The traditions of Christmas are described, including background on the crèche, originated by Francis of Assisi.
The origins of the feast of Christmas, as distinct from the Epiphany, though not completely clear are interesting to review.
The first three Christian centuries have left us no historical record pertaining to the celebration of the birth of Jesus. The Gospels do not indicate either the day or the month of Christ’s birth. Modern scholars think Christ was born between 8 and 6 B.C.
The conversion of Constantine in the fourth century and the historical celebration of the feast of Christmas probably are connected. At the time of the winter solstice, the pagans celebrated the Mythric festival of the birthday of the invincible sun god on Dec. 25 in the Julian calendar and on Jan. 6 in the Egyptian calendar.
When Constantine converted to Christianity, he promoted the Christian religion throughout the Roman Empire. To counter worship of the pagan gods in favor of Jesus Christ, Constantine established a festival emphasizing the incarnation of Jesus by uniting the December celebration of the birthday of the Roman sun god with the birthday of Jesus Christ.
Actually, the earliest testimony to a specific feast of Christmas is the sermon of St. Basil, who died in 379. The oldest extant Christmas sermon seems to have been delivered by a priest named Optatus of Numidia, North Africa, around 383. The feast of the Nativity was originally celebrated on Jan. 6. Christmas, as distinct from the Epiphany, gradually became a permanent part of the Church’s liturgy.
As Christ’s pre-eminent position became theologically more precisely understood, the doctrines of the incarnation and the redemption were incorporated into Church liturgy as the feasts of Christmas and Easter. These doctrines comprise the central expressions of belief about Jesus Christ as God and Man. In Christianity, the inaccessible God becomes accessible through Jesus Christ, who is Emmanuel, “God with us.”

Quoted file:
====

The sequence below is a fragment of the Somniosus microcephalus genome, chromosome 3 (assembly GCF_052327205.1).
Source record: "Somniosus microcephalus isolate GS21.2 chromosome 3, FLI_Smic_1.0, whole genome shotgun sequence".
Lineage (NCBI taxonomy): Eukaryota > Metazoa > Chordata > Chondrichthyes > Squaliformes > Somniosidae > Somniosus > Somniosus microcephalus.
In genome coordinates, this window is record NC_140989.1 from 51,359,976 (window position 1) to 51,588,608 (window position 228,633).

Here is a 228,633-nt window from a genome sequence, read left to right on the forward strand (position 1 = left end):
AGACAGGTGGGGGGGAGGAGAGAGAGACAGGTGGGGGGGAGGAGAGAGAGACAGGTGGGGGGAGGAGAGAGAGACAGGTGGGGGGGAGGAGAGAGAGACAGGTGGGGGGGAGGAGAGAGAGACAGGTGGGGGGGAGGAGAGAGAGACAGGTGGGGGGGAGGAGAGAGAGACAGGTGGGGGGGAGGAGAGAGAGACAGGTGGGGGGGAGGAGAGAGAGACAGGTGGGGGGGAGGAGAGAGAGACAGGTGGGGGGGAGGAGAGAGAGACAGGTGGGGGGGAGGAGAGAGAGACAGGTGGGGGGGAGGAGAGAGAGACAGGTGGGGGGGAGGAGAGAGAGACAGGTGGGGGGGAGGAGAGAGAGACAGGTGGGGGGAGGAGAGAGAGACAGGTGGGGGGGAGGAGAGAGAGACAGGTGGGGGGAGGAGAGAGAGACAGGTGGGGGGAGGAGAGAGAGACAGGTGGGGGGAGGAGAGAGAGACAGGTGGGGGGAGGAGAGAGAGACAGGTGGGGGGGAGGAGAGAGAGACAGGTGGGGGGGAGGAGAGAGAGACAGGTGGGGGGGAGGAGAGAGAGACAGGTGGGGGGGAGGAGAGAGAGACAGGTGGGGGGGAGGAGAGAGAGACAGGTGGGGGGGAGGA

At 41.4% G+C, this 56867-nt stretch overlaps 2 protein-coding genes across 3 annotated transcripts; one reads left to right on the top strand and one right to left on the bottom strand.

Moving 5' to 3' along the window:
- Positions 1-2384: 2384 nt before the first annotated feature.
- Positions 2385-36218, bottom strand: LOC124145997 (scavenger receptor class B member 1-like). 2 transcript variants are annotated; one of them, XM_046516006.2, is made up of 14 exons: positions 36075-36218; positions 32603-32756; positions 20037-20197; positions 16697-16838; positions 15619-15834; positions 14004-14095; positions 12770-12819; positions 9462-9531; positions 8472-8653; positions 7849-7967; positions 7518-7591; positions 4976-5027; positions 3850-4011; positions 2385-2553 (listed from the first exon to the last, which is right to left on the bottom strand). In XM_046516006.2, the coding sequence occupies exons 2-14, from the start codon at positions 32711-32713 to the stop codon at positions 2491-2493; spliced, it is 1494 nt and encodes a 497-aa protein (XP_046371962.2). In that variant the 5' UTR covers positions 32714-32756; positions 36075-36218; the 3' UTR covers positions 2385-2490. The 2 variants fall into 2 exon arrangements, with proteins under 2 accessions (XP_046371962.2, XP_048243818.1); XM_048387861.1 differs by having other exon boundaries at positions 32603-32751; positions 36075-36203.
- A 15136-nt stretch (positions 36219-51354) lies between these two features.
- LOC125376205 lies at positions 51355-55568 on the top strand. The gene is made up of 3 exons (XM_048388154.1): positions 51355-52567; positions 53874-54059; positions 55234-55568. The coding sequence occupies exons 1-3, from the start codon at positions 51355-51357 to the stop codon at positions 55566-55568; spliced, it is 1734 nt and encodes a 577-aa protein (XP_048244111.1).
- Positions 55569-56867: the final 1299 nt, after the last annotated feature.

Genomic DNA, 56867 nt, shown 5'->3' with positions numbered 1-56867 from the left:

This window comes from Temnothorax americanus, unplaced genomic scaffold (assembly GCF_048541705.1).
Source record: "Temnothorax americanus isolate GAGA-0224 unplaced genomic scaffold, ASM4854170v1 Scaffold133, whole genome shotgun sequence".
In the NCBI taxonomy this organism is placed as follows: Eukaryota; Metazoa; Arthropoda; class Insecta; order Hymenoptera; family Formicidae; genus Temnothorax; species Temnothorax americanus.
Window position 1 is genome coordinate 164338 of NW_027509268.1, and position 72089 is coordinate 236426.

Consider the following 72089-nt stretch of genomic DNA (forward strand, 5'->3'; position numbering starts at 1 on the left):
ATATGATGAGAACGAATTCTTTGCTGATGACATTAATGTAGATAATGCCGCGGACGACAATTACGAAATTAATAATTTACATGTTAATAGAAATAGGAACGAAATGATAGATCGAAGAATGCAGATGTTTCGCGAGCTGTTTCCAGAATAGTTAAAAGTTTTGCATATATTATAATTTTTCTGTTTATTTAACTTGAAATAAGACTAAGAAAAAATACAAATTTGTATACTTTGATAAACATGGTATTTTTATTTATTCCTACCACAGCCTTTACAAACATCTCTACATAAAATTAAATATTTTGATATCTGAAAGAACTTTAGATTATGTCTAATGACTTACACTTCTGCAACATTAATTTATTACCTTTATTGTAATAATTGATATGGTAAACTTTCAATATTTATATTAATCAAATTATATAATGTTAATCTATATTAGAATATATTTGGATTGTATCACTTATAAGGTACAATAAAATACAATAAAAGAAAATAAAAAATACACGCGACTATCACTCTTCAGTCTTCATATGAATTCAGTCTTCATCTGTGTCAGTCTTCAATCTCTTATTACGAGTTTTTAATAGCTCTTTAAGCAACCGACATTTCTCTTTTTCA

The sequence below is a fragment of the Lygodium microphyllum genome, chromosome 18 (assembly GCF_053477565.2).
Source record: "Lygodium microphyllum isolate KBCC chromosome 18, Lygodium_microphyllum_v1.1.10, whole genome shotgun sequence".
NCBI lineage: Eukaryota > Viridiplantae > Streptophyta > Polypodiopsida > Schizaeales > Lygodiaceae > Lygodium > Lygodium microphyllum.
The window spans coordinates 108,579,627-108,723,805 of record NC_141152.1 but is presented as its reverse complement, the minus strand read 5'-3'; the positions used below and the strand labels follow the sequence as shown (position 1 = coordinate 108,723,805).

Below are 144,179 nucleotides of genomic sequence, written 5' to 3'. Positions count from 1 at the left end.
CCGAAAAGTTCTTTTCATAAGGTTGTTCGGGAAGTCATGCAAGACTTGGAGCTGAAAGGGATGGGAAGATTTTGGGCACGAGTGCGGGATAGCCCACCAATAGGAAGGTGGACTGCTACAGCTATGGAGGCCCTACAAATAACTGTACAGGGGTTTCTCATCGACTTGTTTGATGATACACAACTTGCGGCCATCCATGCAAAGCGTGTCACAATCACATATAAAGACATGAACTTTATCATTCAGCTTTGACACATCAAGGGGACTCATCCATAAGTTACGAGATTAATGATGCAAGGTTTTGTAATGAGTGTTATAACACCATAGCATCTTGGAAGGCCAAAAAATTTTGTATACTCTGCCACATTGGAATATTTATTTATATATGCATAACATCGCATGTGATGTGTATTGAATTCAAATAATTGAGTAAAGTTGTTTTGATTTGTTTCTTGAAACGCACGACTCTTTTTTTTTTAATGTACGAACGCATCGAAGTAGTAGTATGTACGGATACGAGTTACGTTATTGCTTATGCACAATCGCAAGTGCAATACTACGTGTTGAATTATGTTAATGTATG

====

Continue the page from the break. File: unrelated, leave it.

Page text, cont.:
In the beginning of the third century, a neo-platonic philosopher named Porphyry, a disciple of Plotinus, together with some of the Roman intelligentia, initiated a devastating assault on the divinity of Jesus Christ. In the following century, a priest named Arius of Alexandria also challenged the divinity of Christ and this led to the famous Arian heresy. Because of these intellectual challenges to Christ’s divinity, the 4th and 5th centuries saw five general Church councils come together — all working to give greater theological clarification to the Church’s belief about the divine and human nature, as well as the personhood of Jesus Christ.
Over the centuries, the basic content of the feast of Christmas developed from:
• St. Augustine (fifth century), who theologized about Christmas as a remembrance of the historical event of the mystery of the incarnation.
• St. Francis of Assisi (13th century), who emphasized the history of the humanity of Christ’s birth in the concrete form of the manger scene with live people and animals. Francis of Assisi’s 13th century world had lost its sense of the spiritual side of Christmas. In the year 1223, St. Francis decided to restore the real spirit of Christmas in the quiet little Italian town of Greccio.
In a cave in the hills above Greccio, Francis prepared a manger with real people and real animals. The townspeople were summoned and Christmas Mass was celebrated. Francis of Assisi is credited with originating the Christmas crèche.
— Fr. Stephen, a frequent writer, is a resident of St. Anthony Friary in Butler, N.J. His past HNP Today reflections can be found by using the search feature of the Province’s Web site. Readers — both friars and lay persons — are encouraged to submit reflections on seasonal themes.